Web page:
Skico to replace Sam’s Knob Restaurant for $9 million
SNOWMASS ” The Aspen Skiing Co. won’t replace any chairlifts this year, but that doesn’t mean they’re holding tight to the purse strings.
The Skico has budgeted $9 million to replace the Sam’s Knob Restaurant at Snowmass Ski Area. “We’re scheduled and hoping to start construction on April 17,” said spokesman Jeff Hanle.
The 7,800-square-foot facility will open in December, if all goes as planned. The Skico is anxious to open a full restaurant again at one of the highest-traffic areas for skiers and riders at Snowmass. Both the Village Express six-passenger chairlift out of the base and the Sam’s Knob quad chairlift dump skiers and riders at the top of the Knob.
The Skico has lost the golden opportunity to feed the throngs there for the last three seasons. The old, outdated restaurant was demolished in spring 2005.
The Skico’s plan to open a new restaurant for the 2007-08 were derailed when the White River National Forest staff concluded in June 2006 that the Skicos’ proposed design was “too contemporary and modern” for the federal agency’s design standards.
The Skico was forced to scrap plans for a 250-seat, 13,000-square-foot restaurant and scale it back. The new restaurant will seat about 160 people inside and another 50 when outdoor decks can be used. Seating will be on one floor.
The main dining room will feature sit-down service by a wait staff. “It’s meant to get you in and out quickly,” Hanle said. The restaurant will feature a barbecue-style smokehouse, but a variety of food will be available.
There will be no cafeteria-style service like at the old Sam’s Knob or like at many other ski area restaurants. However, the new facility will have a dedicated espresso bar where skiers and riders can hang out on cold mornings and enjoy a warm drink.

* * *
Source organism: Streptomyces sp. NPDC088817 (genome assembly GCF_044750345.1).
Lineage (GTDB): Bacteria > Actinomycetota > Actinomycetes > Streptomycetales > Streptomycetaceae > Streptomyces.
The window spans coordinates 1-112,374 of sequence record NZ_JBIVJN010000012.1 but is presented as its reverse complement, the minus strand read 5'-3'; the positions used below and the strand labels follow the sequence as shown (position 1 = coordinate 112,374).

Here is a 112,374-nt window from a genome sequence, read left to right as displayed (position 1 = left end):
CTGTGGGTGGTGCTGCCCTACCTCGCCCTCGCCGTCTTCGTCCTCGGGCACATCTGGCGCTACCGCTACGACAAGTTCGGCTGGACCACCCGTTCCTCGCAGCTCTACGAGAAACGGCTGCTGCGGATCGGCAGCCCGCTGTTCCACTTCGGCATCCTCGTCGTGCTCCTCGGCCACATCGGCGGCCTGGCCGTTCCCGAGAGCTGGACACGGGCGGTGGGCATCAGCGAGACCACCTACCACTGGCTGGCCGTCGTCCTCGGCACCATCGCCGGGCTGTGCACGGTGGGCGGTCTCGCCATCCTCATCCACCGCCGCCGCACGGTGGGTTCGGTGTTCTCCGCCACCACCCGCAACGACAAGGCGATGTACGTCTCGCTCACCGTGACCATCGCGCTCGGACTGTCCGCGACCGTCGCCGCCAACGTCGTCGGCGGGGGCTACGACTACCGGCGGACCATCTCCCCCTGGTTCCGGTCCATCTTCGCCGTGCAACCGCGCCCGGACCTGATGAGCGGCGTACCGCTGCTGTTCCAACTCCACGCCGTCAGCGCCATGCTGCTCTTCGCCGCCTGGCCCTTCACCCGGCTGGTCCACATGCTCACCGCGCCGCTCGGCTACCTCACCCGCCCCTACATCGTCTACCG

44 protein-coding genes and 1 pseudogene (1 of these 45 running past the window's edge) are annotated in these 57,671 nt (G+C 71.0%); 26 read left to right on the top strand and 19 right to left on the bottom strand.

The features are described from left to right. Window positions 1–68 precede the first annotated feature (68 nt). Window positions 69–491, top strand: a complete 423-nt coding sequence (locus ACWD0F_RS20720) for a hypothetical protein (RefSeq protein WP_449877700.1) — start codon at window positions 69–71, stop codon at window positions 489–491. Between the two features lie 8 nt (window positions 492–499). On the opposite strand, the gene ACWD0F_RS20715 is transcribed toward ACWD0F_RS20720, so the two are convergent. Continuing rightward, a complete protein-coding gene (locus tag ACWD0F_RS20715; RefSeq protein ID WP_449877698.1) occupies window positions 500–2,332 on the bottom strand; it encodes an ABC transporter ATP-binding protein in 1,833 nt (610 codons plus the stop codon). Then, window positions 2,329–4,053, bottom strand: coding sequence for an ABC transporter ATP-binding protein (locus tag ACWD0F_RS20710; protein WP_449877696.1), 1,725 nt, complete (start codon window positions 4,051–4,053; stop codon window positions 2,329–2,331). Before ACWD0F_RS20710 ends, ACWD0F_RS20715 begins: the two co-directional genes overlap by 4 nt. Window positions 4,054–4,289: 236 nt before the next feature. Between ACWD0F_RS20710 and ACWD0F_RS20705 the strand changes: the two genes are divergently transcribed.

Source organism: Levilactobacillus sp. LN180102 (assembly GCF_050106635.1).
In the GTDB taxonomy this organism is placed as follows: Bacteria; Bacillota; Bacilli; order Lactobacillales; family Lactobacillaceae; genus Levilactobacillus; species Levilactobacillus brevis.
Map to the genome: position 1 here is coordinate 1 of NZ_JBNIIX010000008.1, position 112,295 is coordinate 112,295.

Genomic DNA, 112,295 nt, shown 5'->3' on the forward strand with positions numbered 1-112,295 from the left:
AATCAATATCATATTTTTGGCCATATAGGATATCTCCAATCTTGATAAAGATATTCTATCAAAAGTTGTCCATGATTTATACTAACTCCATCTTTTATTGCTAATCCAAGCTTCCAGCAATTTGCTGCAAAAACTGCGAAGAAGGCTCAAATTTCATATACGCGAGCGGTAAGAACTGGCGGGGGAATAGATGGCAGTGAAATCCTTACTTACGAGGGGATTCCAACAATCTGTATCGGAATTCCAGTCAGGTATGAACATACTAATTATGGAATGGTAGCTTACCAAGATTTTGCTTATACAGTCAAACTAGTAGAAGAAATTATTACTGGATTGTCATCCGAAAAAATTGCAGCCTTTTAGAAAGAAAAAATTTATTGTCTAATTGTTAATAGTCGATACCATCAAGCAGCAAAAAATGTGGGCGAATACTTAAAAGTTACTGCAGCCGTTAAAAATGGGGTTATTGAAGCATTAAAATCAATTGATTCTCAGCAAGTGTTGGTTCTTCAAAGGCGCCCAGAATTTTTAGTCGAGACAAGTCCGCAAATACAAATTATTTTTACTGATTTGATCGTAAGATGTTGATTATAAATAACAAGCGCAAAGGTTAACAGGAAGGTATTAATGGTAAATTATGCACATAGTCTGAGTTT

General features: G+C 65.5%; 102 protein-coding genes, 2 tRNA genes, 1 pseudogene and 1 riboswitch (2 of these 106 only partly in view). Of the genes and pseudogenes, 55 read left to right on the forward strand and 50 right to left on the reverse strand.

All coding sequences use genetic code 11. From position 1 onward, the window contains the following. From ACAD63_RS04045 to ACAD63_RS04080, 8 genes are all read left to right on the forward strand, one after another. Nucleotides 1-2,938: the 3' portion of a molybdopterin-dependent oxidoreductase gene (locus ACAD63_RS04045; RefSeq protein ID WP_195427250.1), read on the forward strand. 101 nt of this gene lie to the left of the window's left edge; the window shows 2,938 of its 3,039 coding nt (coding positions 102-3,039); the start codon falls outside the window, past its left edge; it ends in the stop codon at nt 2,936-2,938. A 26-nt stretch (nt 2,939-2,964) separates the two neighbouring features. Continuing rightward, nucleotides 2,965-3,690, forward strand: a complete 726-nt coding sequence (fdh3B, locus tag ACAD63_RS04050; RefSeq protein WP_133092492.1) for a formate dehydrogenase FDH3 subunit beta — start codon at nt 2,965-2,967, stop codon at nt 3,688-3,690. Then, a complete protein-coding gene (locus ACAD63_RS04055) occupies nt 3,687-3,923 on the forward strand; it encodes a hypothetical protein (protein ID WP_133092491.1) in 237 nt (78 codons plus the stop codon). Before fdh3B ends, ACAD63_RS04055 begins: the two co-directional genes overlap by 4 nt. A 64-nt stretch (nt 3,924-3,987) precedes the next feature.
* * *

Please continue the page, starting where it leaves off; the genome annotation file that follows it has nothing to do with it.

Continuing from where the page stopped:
The restaurant design will feature a wall of windows on the west side that provide spectacular views of Garret’s Peak, Mount Daly and the surrounding backcountry.
Hanle said roads will be plowed immediately after Snowmass’ ski season ends April 13 so that men, materials and equipment can access the site. The abundance of snow won’t make the job easy, but it cannot be delayed.
“We’re going to need every minute,” he said.
The Skico has a handful of chairlift replacement projects on its “to-do” list. It wants to replace the ancient Sheer Bliss double chair on the east side of the Big Burn. In addition, the Big Burn high-speed quad chairlift, part of the first generation of high-speed detachable lifts, needs an overhaul or replacement.
In addition, the Skico’s master plan for Buttermilk calls for the replacement of the two, slow Tiehack chairlifts with one quad.
David Perry, Skico senior vice president ” mountain division, said those lift projects aren’t in the capital budget for this summer.
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A report released this month by the Center for Colorado River Studies says that in order to sustainably manage the river in the face of climate change, officials need alternative management paradigms and a different way of thinking compared with the status quo. Estimates about how much water the Upper Colorado River Basin states will use in the future are a problem that needs rethinking, according to the white paper.